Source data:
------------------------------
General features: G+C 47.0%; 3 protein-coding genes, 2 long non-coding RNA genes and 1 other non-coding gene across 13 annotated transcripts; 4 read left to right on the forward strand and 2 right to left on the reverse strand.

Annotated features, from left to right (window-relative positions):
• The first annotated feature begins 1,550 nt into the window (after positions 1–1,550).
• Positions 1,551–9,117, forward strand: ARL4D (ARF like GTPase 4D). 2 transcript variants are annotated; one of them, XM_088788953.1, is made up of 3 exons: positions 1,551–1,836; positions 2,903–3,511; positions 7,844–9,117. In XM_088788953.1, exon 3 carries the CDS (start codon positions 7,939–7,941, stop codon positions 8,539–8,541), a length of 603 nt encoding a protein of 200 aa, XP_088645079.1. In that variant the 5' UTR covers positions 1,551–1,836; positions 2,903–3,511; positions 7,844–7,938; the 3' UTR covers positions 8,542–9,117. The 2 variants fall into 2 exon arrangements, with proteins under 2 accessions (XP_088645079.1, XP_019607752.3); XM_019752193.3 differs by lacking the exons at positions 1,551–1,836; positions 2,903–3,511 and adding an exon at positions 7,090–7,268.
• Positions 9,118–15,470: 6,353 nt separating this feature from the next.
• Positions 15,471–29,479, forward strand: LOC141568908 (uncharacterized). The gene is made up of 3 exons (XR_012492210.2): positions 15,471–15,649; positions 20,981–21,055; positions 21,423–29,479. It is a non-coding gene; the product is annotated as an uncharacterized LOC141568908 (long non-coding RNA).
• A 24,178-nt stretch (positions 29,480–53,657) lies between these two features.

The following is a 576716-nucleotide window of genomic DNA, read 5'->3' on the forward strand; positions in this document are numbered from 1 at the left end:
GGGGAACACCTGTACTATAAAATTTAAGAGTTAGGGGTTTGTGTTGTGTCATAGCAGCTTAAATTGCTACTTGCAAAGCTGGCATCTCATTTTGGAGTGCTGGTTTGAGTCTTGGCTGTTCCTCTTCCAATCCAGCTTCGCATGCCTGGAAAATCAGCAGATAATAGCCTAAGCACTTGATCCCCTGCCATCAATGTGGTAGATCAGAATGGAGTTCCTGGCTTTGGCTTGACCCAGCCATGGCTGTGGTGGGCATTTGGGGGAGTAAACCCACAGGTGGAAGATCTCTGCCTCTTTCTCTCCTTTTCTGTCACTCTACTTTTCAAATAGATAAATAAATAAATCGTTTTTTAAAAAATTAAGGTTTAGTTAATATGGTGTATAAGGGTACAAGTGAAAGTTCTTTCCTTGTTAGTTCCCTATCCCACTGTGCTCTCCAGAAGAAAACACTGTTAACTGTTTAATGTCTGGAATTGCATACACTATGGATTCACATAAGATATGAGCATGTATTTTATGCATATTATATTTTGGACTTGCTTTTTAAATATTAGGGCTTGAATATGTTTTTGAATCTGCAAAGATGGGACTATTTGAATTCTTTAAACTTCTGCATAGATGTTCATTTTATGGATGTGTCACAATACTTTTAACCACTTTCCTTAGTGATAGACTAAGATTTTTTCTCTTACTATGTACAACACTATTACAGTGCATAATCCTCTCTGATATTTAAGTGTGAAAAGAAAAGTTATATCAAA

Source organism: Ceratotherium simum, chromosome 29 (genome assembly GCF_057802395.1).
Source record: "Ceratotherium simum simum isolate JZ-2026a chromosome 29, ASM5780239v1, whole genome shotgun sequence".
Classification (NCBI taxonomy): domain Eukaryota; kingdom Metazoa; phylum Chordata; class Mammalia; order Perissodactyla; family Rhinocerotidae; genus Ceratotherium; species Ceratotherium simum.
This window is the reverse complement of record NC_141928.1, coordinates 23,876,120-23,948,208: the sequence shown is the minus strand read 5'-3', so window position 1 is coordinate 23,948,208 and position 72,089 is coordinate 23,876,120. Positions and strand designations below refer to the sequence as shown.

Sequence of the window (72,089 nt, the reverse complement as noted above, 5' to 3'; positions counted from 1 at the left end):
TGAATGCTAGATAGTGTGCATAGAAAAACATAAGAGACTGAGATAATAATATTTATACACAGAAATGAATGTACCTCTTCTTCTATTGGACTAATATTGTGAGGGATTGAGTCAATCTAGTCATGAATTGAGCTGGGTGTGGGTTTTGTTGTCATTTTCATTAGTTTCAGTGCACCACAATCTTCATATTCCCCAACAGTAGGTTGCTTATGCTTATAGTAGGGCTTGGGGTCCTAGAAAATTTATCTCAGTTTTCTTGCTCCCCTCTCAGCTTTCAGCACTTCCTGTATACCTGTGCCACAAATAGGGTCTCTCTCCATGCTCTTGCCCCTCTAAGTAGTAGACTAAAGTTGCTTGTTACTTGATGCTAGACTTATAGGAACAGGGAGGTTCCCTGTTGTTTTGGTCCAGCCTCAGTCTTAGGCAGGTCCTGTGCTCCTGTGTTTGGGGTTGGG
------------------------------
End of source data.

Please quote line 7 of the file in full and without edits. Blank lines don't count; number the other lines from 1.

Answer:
• A 24,178-nt stretch (positions 29,480–53,657) lies between these two features.